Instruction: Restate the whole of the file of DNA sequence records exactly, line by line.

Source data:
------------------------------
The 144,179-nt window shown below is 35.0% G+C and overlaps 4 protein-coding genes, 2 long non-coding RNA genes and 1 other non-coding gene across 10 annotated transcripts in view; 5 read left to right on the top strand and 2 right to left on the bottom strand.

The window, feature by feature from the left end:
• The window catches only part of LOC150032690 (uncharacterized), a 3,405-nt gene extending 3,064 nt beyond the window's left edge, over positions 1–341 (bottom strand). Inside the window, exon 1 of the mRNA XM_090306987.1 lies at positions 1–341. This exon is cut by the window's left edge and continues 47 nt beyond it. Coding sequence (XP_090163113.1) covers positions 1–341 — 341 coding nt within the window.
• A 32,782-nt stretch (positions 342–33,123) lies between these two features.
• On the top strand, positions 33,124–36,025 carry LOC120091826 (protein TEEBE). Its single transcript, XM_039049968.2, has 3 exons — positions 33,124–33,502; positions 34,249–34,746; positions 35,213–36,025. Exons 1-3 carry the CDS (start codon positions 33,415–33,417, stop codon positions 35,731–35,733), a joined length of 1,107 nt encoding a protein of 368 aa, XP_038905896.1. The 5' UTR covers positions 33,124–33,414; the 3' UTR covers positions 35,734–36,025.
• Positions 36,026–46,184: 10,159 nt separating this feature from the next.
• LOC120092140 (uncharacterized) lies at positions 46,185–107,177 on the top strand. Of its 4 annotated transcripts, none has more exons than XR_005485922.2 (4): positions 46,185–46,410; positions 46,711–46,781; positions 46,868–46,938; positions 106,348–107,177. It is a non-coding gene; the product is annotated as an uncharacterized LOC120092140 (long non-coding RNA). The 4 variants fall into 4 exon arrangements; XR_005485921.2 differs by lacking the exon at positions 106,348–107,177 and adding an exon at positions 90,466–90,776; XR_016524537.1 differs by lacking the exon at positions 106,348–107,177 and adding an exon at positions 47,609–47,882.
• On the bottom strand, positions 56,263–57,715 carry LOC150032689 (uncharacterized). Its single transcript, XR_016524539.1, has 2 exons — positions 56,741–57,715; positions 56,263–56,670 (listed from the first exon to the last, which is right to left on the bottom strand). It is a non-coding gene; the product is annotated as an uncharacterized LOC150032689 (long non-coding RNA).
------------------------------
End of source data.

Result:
The 144,179-nt window shown below is 35.0% G+C and overlaps 4 protein-coding genes, 2 long non-coding RNA genes and 1 other non-coding gene across 10 annotated transcripts in view; 5 read left to right on the top strand and 2 right to left on the bottom strand.

The window, feature by feature from the left end:
• The window catches only part of LOC150032690 (uncharacterized), a 3,405-nt gene extending 3,064 nt beyond the window's left edge, over positions 1–341 (bottom strand). Inside the window, exon 1 of the mRNA XM_090306987.1 lies at positions 1–341. This exon is cut by the window's left edge and continues 47 nt beyond it. Coding sequence (XP_090163113.1) covers positions 1–341 — 341 coding nt within the window.
• A 32,782-nt stretch (positions 342–33,123) lies between these two features.
• On the top strand, positions 33,124–36,025 carry LOC120091826 (protein TEEBE). Its single transcript, XM_039049968.2, has 3 exons — positions 33,124–33,502; positions 34,249–34,746; positions 35,213–36,025. Exons 1-3 carry the CDS (start codon positions 33,415–33,417, stop codon positions 35,731–35,733), a joined length of 1,107 nt encoding a protein of 368 aa, XP_038905896.1. The 5' UTR covers positions 33,124–33,414; the 3' UTR covers positions 35,734–36,025.
• Positions 36,026–46,184: 10,159 nt separating this feature from the next.
• LOC120092140 (uncharacterized) lies at positions 46,185–107,177 on the top strand. Of its 4 annotated transcripts, none has more exons than XR_005485922.2 (4): positions 46,185–46,410; positions 46,711–46,781; positions 46,868–46,938; positions 106,348–107,177. It is a non-coding gene; the product is annotated as an uncharacterized LOC120092140 (long non-coding RNA). The 4 variants fall into 4 exon arrangements; XR_005485921.2 differs by lacking the exon at positions 106,348–107,177 and adding an exon at positions 90,466–90,776; XR_016524537.1 differs by lacking the exon at positions 106,348–107,177 and adding an exon at positions 47,609–47,882.
• On the bottom strand, positions 56,263–57,715 carry LOC150032689 (uncharacterized). Its single transcript, XR_016524539.1, has 2 exons — positions 56,741–57,715; positions 56,263–56,670 (listed from the first exon to the last, which is right to left on the bottom strand). It is a non-coding gene; the product is annotated as an uncharacterized LOC150032689 (long non-coding RNA).